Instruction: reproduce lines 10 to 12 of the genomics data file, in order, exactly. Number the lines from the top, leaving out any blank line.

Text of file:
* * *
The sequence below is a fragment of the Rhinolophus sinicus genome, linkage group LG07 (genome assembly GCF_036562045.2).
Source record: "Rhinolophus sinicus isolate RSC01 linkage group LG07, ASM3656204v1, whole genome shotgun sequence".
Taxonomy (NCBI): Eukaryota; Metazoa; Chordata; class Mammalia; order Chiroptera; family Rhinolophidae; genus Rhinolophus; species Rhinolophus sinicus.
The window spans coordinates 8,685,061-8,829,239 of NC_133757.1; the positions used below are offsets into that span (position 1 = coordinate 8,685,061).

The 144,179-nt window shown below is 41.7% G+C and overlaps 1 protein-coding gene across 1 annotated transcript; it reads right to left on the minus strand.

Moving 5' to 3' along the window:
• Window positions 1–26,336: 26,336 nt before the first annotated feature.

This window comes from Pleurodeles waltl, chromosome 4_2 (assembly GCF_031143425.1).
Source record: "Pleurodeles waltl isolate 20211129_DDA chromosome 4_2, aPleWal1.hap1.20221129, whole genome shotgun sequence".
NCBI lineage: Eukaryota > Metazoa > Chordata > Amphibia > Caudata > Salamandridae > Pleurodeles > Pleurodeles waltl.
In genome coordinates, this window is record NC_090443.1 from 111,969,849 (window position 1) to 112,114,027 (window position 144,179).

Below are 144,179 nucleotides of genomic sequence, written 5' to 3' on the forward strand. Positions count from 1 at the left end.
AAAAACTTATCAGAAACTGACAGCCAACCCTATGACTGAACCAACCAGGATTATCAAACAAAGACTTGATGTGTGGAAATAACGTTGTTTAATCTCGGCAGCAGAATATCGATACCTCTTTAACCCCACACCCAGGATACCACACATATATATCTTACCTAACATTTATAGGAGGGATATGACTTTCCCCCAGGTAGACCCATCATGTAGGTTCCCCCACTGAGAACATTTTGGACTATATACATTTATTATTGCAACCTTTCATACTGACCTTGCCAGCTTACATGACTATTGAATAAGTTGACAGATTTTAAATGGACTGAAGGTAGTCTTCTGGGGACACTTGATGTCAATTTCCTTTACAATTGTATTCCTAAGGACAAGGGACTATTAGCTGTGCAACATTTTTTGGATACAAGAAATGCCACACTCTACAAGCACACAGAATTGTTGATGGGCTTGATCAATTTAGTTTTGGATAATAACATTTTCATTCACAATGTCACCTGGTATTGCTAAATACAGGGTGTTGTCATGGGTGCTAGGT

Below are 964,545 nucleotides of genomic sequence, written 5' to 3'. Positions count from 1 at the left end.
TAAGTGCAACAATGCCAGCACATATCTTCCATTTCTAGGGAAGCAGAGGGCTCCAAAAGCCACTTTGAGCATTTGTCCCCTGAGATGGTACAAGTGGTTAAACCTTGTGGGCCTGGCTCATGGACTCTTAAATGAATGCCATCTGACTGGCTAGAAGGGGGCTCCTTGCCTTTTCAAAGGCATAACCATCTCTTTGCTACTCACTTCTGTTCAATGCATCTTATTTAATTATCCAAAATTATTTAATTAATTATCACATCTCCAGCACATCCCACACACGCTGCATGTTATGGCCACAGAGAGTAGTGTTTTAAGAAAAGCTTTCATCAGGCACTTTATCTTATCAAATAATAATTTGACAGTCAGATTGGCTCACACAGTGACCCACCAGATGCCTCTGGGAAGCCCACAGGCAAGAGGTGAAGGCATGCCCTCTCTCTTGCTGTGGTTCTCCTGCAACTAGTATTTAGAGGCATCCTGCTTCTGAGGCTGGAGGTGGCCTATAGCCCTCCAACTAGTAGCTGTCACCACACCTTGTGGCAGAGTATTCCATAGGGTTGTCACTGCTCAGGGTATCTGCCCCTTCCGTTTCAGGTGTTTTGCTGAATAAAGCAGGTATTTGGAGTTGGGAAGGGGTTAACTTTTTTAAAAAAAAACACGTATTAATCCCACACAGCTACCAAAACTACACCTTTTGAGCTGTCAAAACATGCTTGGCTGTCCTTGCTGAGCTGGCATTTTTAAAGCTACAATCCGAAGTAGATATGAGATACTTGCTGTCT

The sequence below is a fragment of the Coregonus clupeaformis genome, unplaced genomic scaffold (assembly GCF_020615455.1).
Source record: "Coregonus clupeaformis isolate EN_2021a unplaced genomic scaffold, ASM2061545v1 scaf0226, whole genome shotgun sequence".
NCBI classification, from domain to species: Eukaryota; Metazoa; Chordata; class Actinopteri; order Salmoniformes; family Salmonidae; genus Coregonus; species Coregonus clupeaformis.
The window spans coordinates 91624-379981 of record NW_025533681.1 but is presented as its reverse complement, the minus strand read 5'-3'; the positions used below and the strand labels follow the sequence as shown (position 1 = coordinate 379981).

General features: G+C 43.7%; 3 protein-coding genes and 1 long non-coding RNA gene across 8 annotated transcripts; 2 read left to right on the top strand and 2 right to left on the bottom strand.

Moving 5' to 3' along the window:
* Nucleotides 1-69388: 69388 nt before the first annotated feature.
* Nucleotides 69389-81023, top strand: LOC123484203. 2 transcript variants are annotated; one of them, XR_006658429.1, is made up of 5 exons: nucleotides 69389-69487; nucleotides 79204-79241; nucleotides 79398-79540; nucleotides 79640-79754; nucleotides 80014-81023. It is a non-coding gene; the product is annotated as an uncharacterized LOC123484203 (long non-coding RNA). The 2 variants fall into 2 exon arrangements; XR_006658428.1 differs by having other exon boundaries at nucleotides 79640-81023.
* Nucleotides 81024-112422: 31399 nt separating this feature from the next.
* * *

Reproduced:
NCBI lineage: Eukaryota > Metazoa > Chordata > Amphibia > Caudata > Salamandridae > Pleurodeles > Pleurodeles waltl.
In genome coordinates, this window is record NC_090443.1 from 111,969,849 (window position 1) to 112,114,027 (window position 144,179).

Below are 144,179 nucleotides of genomic sequence, written 5' to 3' on the forward strand. Positions count from 1 at the left end.